Neolithic agricultural settlements (c. 5500–3500 BC), such as those at Norovlin, Tamsagbulag, Bayanzag, and Rashaan Khad, predated the introduction of horse-riding nomadism, a pivotal event in the history of Mongolia and becoming the dominant culture. Horse-riding nomadism has been documented by archeological evidence in Mongolia during the Copper and Bronze Age Afanasevo culture (3500–2500 BC); this culture was active to the Khangai Mountains in Central Mongolia. The wheeled vehicles found in the burials of the Afanasevans have been dated to before 2200 BC. Pastoral nomadism and metalworking became more developed with the later Okunev culture (2nd millennium BC), Andronovo culture (2300–1000 BC) and Karasuk culture (1500–300 BC), culminating with the Iron Age Xiongnu Empire in 209 BC. Monuments of the pre-Xiongnu Bronze Age include deer stones, keregsur kurgans, square slab tombs, and rock paintings.

Although cultivation of crops has continued since the Neolithic, agriculture has always remained small in scale compared to pastoral nomadism. Agriculture may have first been introduced from the west or arose independently in the region. The population during the Copper Age has been described as mongoloid in the east of what is now Mongolia, and as europoid in the west. Tocharians (Yuezhi) and Scythians inhabited western Mongolia during the Bronze Age. The mummy of a Scythian warrior, which is believed to be about 2,500 years old, was a 30- to 40-year-old man with blond hair; it was found in the Altai, Mongolia. As horse nomadism was introduced into Mongolia, the political center of the Eurasian Steppe also shifted to Mongolia, where it remained until the eighteenth century CE. The intrusions of northern pastoralists (e.g., Guifang, Shanrong, Donghu) into China during the Shang dynasty (1600–1046 BC) and Zhou dynasty (1046–256 BC) presaged the age of nomadic empires.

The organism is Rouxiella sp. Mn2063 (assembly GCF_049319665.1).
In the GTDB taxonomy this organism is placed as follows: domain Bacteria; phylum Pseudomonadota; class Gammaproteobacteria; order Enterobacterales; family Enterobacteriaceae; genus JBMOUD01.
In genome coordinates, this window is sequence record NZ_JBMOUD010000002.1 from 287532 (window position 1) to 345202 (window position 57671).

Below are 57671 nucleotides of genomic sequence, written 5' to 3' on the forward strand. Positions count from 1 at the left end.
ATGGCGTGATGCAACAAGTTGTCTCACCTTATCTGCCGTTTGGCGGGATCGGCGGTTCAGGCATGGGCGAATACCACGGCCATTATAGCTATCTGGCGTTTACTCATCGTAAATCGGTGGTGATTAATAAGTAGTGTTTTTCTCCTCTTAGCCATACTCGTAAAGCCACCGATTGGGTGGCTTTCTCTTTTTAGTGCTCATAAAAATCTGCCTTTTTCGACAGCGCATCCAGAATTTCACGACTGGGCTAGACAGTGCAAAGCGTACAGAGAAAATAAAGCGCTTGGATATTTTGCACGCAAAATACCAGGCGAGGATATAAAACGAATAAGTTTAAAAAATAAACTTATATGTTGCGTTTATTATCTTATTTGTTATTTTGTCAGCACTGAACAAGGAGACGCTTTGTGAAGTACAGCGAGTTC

Since prehistoric times, Mongolia has been inhabited by nomads who, from time to time, formed great confederations that rose to power and prominence. Common institutions were the office of the Khan, the Kurultai (Supreme Council), left and right wings, imperial army (Keshig) and the decimal military system. The first of these empires, the Xiongnu of undetermined ethnicity, were brought together by Modu Shanyu to form a confederation in 209 BC. Soon they emerged as the greatest threat to the Qin Dynasty, forcing the latter to construct the Great Wall of China. It was guarded by up to almost 300,000 soldiers during marshal Meng Tian’s tenure, as a means of defense against the destructive Xiongnu raids. The vast Xiongnu empire (209 BC–93 AD) was followed by the Mongolic Xianbei empire (93–234 AD), which also ruled more than the entirety of present-day Mongolia. The Mongolic Rouran Khaganate (330–555), of Xianbei provenance was the first to use “Khagan” as an imperial title. It ruled a massive empire before being defeated by the Göktürks (555–745) whose empire was even bigger.

The Göktürks laid siege to Panticapaeum, present-day Kerch, in 576. They were succeeded by the Uyghur Khaganate (745–840) who were defeated by the Kyrgyz. The Mongolic Khitans, descendants of the Xianbei, ruled Mongolia during the Liao Dynasty (907–1125), after which the Khamag Mongol (1125–1206) rose to prominence.